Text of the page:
During his trip to Goma on April 15 and in Beni on April 16, 2019, President Félix Tshisekedi, promised to do everything to ensure peace and security return to North Kivu, saying that the era of armed groups was over.
He announced several decisions, included to rotate out the troops who had been serving in the Kivus for many years; however, the dismantling of armed groups is likely to remain an uphill battle.
On the one hand, in the wake the December 30th elections, the list of armed groups willing to lay down their arms has grown longer. Following the surrender or capture of several armed group commanders in January and February, the leader of the Raia Mutomboki Kabishula (aka Ngubito), active in Ziralo grouping in Kalehe territory, surrendered with more than 400 combatants in Nyamunyunyu on March 5th; the Raia Mutomboki Safari, active in the Kalonge groupement, Kalehe territory, surrendered on March 26th; and Nyatura Kavumbi’s commander surrendered to the FARDC on April 2nd in Kirumbu, Masisi territory.
Talks are also underway for the surrender of other armed groups: with the Nyatura Kalume Matthias in Lumbishi, Kalehe territory, since mid-April; and with the Raia Mutomboki Maheshe on April 20th, in Nzibira Walungu territory. The Nyatura Ngwiti are also reportedly en route to Muheto to surrender to the FARDC.
Still other commanders have been captured or killed: on January 3rd, the FARDC killed Lance Muteya in Nduma, Shabunda territory; the important Mai-Mai commanders Charles Bokande and Jackson Muhukambutho were both killed in attacks (by unidentified assailants) at Kamuhororo on February 3rd and Ishasha on April 21st, respectively, both in northeastern Rutshuru territory. The commanders of the Raia Mutomboki Kokodikoko and Raia Mutomboki Vunja Vikwazo were captured on April 14th in Shabunda territory, but their dependents are still at mostly at large.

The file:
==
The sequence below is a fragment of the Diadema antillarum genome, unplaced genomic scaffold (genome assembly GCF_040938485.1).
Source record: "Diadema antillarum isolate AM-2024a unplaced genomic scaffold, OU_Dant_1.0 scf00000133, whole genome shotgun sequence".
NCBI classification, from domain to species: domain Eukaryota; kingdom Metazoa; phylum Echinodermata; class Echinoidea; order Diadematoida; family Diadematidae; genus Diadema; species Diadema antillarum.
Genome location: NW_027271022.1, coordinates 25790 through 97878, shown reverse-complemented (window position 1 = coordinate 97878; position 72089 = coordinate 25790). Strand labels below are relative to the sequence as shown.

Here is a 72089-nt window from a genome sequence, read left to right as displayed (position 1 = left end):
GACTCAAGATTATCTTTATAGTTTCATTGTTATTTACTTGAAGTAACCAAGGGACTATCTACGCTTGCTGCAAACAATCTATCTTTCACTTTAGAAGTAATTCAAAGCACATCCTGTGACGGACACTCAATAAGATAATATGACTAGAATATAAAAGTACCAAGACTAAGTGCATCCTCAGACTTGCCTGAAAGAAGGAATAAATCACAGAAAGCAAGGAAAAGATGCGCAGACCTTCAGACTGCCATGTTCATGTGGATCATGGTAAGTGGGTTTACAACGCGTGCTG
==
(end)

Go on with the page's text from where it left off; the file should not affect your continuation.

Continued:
However, it will be difficult for the government to consolidate these gains, for three reasons:
First, instead of disarming, some armed groups have taken advantage of their good relations with the FARDC to bolster their positions, becoming de facto self-governing entities: this is the case of Nduma Defense of Congo (NDC-R), which has extended its reach though new offensives in Masisi during the months of March and April 2019. The NDC-R’s strength has made it difficult to disarm them, and their collaboration with the FARDC has encouraged the mobilization of other armed groups.
Second, and probably the most important challenge, there is a striking lack of options for those who want to surrender. The National Disarmament, Demobilization and Reintegration Program (PNDDR) has not been accepting any new demobilization candidates for several years. Those who surrender are sometimes placed in military camps––the main two such camps are in Nyamunyunyi, north of Bukavu; and Mubambiro, west of Goma––with little supervision, or are provided with simple demobilization tokens and returned to their villages. At the same time, the Congolese government is sending mixed signals. For example, on February 3rd, the rebel leader Ebuela arrived with dozens of combatants to surrender in Mikenge (Fizi territory), only to return to the bush after the FARDC attacked his troops who were preparing to disarm in Kafulo on March 2nd.
Finally, somewhat paradoxically, the death or capture of the commanders of some armed groups has deprived the FARDC of important interlocutors who could persuade their troops to demobilize. Some groups, following the removal of their commander, have fragmented into gangs of criminals operating without a clear command structure.